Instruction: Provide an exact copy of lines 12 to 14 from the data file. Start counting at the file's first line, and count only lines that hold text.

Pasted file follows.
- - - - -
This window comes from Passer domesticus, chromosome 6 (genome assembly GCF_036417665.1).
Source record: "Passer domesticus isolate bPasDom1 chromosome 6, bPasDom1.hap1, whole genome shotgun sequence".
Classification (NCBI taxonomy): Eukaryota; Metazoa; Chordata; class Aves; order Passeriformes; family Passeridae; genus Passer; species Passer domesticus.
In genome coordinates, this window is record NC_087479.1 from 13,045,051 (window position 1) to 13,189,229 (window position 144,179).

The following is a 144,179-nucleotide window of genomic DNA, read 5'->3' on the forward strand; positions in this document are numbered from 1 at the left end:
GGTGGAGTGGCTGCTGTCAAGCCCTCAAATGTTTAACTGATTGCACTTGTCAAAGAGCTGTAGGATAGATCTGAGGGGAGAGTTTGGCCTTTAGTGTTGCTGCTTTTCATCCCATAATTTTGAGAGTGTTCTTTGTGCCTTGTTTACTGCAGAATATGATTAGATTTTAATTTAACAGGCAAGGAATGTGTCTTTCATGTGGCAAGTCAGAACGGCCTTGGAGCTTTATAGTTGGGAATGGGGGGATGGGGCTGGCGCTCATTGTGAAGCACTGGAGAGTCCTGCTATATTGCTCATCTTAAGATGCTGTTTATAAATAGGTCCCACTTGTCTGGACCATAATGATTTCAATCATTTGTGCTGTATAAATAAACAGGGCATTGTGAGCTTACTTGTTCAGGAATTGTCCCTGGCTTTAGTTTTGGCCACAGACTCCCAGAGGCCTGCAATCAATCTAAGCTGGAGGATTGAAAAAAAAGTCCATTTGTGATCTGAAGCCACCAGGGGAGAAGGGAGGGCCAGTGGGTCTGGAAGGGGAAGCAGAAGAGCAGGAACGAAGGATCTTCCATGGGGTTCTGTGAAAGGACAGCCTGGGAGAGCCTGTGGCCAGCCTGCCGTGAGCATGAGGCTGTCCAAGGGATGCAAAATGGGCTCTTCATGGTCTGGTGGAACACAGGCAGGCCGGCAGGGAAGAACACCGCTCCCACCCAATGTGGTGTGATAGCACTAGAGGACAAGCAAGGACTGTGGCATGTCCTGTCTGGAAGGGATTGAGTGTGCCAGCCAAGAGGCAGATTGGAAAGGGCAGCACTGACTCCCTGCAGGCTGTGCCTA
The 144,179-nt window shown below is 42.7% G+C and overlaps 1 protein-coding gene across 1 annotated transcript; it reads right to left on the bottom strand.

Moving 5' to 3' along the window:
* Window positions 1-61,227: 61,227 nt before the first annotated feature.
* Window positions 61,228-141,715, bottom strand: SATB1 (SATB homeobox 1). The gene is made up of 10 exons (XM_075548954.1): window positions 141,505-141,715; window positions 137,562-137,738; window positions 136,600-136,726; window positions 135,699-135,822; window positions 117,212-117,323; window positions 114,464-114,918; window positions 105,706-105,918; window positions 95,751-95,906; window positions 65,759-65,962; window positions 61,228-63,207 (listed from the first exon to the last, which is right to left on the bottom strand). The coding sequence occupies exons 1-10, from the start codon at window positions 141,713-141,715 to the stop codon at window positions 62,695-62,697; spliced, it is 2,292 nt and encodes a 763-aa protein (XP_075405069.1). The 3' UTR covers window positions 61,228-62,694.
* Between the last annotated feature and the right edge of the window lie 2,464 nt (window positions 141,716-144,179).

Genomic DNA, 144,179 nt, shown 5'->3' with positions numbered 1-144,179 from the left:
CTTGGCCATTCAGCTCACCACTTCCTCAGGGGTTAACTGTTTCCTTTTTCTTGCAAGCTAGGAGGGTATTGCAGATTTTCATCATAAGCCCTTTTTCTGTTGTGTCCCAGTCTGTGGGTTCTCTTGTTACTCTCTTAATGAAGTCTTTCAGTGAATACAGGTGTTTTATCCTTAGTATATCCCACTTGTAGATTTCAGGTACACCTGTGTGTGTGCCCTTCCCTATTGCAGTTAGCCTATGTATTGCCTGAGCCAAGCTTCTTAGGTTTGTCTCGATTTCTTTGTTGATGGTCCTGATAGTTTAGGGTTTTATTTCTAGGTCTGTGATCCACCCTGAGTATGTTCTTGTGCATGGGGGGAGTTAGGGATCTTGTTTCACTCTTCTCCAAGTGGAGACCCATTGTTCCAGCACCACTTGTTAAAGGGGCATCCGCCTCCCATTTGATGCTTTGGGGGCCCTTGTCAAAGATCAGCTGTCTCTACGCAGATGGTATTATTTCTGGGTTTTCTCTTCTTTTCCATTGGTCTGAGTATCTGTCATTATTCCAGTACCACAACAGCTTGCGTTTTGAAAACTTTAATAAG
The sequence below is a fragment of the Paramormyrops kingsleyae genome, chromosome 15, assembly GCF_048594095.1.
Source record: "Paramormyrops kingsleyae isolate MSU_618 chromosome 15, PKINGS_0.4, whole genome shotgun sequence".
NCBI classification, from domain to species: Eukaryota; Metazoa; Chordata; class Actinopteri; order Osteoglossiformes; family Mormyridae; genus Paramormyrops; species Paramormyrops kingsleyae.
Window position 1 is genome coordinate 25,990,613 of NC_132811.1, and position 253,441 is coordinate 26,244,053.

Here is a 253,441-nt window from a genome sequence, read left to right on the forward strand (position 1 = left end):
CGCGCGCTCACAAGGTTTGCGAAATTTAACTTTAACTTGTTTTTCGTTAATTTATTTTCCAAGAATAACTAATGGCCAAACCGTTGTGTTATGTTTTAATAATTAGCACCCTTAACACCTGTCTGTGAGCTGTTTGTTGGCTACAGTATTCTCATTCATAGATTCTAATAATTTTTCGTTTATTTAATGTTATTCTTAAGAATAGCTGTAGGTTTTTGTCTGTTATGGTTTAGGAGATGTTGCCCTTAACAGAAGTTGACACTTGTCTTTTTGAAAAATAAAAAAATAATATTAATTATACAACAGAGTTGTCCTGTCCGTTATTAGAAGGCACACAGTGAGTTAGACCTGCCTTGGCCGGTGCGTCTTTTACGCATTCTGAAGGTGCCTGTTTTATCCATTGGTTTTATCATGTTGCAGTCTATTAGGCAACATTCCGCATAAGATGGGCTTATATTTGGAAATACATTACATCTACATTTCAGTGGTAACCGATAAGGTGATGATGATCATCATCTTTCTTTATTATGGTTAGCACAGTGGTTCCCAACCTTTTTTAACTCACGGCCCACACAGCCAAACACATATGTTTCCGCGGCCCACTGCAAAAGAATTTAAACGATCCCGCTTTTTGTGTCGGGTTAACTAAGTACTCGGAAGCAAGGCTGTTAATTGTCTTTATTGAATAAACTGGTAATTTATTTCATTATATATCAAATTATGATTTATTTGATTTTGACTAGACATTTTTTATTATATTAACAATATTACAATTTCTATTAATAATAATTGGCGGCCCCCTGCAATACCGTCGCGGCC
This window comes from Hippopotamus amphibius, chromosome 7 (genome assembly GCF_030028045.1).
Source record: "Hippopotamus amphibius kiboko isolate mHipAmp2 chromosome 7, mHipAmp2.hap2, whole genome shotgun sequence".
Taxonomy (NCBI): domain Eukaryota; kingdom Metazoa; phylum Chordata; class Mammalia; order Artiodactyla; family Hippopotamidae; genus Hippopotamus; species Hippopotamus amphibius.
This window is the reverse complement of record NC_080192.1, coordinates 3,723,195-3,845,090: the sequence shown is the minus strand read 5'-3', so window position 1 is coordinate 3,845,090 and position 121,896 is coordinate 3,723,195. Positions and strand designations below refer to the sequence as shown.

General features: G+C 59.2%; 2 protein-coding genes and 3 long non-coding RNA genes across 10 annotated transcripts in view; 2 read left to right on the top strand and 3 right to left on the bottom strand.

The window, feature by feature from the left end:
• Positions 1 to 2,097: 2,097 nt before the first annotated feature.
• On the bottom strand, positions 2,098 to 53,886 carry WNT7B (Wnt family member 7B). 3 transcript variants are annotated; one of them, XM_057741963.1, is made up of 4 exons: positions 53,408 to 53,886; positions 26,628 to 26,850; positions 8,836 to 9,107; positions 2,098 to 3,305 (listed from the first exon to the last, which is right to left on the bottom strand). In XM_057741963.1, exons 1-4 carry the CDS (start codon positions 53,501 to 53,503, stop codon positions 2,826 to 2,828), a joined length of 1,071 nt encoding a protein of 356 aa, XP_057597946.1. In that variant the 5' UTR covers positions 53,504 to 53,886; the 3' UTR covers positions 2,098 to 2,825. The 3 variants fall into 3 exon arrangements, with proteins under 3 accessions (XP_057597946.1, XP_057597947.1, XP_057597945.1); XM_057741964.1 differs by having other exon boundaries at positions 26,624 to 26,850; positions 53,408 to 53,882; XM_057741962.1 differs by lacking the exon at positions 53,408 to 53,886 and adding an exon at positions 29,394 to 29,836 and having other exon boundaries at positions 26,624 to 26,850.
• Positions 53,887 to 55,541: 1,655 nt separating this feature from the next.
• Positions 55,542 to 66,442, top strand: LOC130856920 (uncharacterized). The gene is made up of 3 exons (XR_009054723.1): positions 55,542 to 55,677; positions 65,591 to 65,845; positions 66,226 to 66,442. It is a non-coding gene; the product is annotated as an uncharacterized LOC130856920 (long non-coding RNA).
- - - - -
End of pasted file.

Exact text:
Genomic DNA, 144,179 nt, shown 5'->3' with positions numbered 1-144,179 from the left:
CTTGGCCATTCAGCTCACCACTTCCTCAGGGGTTAACTGTTTCCTTTTTCTTGCAAGCTAGGAGGGTATTGCAGATTTTCATCATAAGCCCTTTTTCTGTTGTGTCCCAGTCTGTGGGTTCTCTTGTTACTCTCTTAATGAAGTCTTTCAGTGAATACAGGTGTTTTATCCTTAGTATATCCCACTTGTAGATTTCAGGTACACCTGTGTGTGTGCCCTTCCCTATTGCAGTTAGCCTATGTATTGCCTGAGCCAAGCTTCTTAGGTTTGTCTCGATTTCTTTGTTGATGGTCCTGATAGTTTAGGGTTTTATTTCTAGGTCTGTGATCCACCCTGAGTATGTTCTTGTGCATGGGGGGAGTTAGGGATCTTGTTTCACTCTTCTCCAAGTGGAGACCCATTGTTCCAGCACCACTTGTTAAAGGGGCATCCGCCTCCCATTTGATGCTTTGGGGGCCCTTGTCAAAGATCAGCTGTCTCTACGCAGATGGTATTATTTCTGGGTTTTCTCTTCTTTTCCATTGGTCTGAGTATCTGTCATTATTCCAGTACCACAACAGCTTGCGTTTTGAAAACTTTAATAAG
The sequence below is a fragment of the Paramormyrops kingsleyae genome, chromosome 15, assembly GCF_048594095.1.